Between 1981 and 2016, persons within the United States imported 54 golden conures and exported 26; all were reported as live captive-bred birds except two exported birds that originated from an unknown source and one imported bird seized upon import (UNEP-WCMC 2018, unpaginated; Service 2018, p. 33). These imports and exports were made for commercial, captive-breeding, zoological, and personal purposes (UNEP-WCMC 2018, unpaginated; Service 2018, p. 33). We have no information to indicate that interstate commerce activities in the United States are associated with threats to the golden conure or would negatively affect any efforts aimed at the recovery of wild populations of the species. Therefore, because (1) acts in interstate commerce within the United States have not been found to threaten the golden conure, (2) the species is otherwise protected in the course of Start Printed Page 22663interstate and foreign commercial activities under the take provisions as extended through 50 CFR 17.41(c), and (3) international trade of this species appears to be effectively regulated under CITES, we find the 4(d) rule contains all the prohibitions and authorizations necessary and advisable for the conservation of the golden conure.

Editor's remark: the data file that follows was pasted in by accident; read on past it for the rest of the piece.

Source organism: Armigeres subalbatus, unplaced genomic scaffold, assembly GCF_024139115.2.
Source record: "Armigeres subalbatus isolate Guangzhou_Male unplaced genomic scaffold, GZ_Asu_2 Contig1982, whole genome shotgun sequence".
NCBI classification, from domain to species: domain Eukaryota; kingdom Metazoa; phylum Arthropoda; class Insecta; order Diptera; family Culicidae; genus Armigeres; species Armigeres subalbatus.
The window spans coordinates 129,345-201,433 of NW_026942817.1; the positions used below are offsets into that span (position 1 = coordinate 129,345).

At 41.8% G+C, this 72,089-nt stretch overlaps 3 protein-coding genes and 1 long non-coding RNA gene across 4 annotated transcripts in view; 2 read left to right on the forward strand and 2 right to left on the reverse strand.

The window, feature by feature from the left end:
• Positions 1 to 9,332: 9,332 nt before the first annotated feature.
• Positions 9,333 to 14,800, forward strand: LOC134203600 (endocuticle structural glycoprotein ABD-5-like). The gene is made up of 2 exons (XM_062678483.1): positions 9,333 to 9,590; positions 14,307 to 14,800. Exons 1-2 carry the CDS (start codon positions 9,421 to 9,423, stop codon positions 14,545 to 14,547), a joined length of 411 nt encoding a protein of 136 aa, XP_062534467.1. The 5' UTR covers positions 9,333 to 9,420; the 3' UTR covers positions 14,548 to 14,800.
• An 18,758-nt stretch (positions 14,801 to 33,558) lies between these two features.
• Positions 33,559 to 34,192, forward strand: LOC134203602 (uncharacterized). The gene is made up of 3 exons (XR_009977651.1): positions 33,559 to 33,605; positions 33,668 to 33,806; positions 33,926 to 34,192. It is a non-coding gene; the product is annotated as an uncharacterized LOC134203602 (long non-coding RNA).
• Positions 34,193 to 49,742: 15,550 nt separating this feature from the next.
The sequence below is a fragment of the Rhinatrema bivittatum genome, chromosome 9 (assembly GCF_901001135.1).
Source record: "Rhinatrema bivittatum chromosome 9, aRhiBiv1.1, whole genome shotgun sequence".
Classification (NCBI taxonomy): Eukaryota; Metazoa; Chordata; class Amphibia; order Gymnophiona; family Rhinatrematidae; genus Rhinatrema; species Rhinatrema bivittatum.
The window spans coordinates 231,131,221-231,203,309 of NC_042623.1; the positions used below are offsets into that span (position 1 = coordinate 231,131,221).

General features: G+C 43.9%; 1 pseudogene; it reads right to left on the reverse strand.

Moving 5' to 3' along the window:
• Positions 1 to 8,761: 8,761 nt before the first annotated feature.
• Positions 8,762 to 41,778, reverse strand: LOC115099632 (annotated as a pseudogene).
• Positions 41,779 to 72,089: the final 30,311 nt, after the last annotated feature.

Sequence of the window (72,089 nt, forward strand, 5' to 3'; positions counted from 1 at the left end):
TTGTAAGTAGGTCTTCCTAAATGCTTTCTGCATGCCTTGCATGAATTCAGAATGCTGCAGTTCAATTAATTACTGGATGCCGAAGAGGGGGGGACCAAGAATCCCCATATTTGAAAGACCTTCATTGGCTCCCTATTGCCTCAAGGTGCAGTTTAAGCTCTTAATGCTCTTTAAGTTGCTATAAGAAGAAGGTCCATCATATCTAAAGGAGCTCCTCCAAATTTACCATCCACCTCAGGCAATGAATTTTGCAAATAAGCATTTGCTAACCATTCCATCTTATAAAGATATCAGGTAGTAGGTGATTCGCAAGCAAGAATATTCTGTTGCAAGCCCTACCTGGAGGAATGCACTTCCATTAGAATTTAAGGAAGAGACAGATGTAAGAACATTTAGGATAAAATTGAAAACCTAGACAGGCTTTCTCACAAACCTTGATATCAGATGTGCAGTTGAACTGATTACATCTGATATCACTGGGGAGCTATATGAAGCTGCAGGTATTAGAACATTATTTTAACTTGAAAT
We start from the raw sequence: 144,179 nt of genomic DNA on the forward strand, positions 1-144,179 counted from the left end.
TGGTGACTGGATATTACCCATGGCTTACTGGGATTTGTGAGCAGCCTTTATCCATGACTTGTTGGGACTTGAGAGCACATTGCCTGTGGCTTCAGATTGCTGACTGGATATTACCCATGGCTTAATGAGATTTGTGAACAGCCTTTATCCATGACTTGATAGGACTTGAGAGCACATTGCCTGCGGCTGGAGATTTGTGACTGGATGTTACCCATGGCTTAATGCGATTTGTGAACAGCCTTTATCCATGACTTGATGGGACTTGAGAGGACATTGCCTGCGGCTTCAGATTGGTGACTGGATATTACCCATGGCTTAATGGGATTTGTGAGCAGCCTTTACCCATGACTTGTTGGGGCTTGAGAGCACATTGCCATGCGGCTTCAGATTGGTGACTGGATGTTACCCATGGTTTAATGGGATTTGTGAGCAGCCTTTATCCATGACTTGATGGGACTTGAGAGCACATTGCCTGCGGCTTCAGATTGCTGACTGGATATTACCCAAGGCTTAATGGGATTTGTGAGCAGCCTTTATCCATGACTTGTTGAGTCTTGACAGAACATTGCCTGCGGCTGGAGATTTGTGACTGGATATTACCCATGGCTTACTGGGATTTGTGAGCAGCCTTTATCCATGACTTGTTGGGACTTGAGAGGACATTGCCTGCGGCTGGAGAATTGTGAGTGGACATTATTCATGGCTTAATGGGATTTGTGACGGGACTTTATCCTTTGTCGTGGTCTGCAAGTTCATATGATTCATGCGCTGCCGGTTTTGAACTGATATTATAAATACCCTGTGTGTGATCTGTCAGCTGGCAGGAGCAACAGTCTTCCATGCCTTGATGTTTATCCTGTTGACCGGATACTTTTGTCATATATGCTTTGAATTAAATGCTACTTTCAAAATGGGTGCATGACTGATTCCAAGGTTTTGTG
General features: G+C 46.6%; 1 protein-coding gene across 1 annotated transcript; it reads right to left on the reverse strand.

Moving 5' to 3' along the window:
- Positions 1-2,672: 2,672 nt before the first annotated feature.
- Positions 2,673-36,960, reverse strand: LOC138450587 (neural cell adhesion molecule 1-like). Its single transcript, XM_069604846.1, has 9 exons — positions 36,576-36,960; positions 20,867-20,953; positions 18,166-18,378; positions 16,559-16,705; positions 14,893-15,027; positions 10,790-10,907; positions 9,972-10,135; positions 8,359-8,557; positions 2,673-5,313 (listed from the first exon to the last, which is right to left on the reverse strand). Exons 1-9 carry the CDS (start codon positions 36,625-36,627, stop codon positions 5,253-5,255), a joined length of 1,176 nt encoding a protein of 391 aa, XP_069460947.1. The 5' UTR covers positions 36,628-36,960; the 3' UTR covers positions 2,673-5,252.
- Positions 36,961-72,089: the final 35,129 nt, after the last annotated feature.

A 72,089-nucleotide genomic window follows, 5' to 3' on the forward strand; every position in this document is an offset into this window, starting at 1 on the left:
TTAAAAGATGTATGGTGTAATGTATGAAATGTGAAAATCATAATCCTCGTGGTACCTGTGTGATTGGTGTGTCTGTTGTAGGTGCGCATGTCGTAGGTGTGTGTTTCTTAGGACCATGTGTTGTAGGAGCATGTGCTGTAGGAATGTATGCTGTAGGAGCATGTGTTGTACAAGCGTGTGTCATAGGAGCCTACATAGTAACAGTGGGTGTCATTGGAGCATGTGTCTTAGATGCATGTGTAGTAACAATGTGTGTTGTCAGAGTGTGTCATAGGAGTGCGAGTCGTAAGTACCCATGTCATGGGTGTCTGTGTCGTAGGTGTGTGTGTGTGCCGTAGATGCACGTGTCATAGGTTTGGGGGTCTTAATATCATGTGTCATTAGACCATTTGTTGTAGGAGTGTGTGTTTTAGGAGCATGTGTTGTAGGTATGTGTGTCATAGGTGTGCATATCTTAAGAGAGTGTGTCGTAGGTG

50 CFR 17.11(c) and 17.12(b) direct us to use the most recently accepted scientific name of any wildlife or plant species, respectively, that we have determined to be an endangered or threatened species. The golden conure currently appears on the List as the “golden parakeet” (Aratinga guarouba). Both “golden conure” and “golden parakeet” are common names associated with Guaruba guarouba. However, we find that the best available scientific information available supports the designation of the golden conure to its own genus (Guaruba). Therefore, we are updating the List to reflect this change in the scientific name for golden conure.